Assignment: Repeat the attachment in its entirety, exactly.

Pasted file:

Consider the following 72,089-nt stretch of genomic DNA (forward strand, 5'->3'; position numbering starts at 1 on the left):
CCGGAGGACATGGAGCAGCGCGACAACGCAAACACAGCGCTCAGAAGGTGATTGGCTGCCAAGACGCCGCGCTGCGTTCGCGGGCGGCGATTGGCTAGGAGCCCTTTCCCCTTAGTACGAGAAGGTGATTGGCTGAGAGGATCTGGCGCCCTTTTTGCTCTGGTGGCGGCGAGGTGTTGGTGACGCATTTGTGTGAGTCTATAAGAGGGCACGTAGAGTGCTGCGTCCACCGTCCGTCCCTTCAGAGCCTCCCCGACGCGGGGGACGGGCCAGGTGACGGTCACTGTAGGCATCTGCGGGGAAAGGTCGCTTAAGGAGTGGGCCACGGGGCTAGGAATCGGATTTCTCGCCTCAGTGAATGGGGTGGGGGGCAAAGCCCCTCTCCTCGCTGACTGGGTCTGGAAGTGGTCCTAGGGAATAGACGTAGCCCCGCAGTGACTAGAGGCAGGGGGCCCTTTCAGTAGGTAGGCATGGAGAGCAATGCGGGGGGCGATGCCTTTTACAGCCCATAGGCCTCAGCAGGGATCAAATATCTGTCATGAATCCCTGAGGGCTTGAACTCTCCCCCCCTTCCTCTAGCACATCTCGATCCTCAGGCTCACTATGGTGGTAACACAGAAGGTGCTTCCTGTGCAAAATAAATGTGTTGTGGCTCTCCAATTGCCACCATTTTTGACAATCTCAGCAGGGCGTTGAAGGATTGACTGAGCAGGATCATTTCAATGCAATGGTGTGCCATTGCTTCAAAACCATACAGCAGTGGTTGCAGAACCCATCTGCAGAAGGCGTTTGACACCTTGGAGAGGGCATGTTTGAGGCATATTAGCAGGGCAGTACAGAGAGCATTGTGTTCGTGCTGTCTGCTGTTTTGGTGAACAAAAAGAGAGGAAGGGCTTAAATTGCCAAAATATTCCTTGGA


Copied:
Consider the following 72,089-nt stretch of genomic DNA (forward strand, 5'->3'; position numbering starts at 1 on the left):
CCGGAGGACATGGAGCAGCGCGACAACGCAAACACAGCGCTCAGAAGGTGATTGGCTGCCAAGACGCCGCGCTGCGTTCGCGGGCGGCGATTGGCTAGGAGCCCTTTCCCCTTAGTACGAGAAGGTGATTGGCTGAGAGGATCTGGCGCCCTTTTTGCTCTGGTGGCGGCGAGGTGTTGGTGACGCATTTGTGTGAGTCTATAAGAGGGCACGTAGAGTGCTGCGTCCACCGTCCGTCCCTTCAGAGCCTCCCCGACGCGGGGGACGGGCCAGGTGACGGTCACTGTAGGCATCTGCGGGGAAAGGTCGCTTAAGGAGTGGGCCACGGGGCTAGGAATCGGATTTCTCGCCTCAGTGAATGGGGTGGGGGGCAAAGCCCCTCTCCTCGCTGACTGGGTCTGGAAGTGGTCCTAGGGAATAGACGTAGCCCCGCAGTGACTAGAGGCAGGGGGCCCTTTCAGTAGGTAGGCATGGAGAGCAATGCGGGGGGCGATGCCTTTTACAGCCCATAGGCCTCAGCAGGGATCAAATATCTGTCATGAATCCCTGAGGGCTTGAACTCTCCCCCCCTTCCTCTAGCACATCTCGATCCTCAGGCTCACTATGGTGGTAACACAGAAGGTGCTTCCTGTGCAAAATAAATGTGTTGTGGCTCTCCAATTGCCACCATTTTTGACAATCTCAGCAGGGCGTTGAAGGATTGACTGAGCAGGATCATTTCAATGCAATGGTGTGCCATTGCTTCAAAACCATACAGCAGTGGTTGCAGAACCCATCTGCAGAAGGCGTTTGACACCTTGGAGAGGGCATGTTTGAGGCATATTAGCAGGGCAGTACAGAGAGCATTGTGTTCGTGCTGTCTGCTGTTTTGGTGAACAAAAAGAGAGGAAGGGCTTAAATTGCCAAAATATTCCTTGGA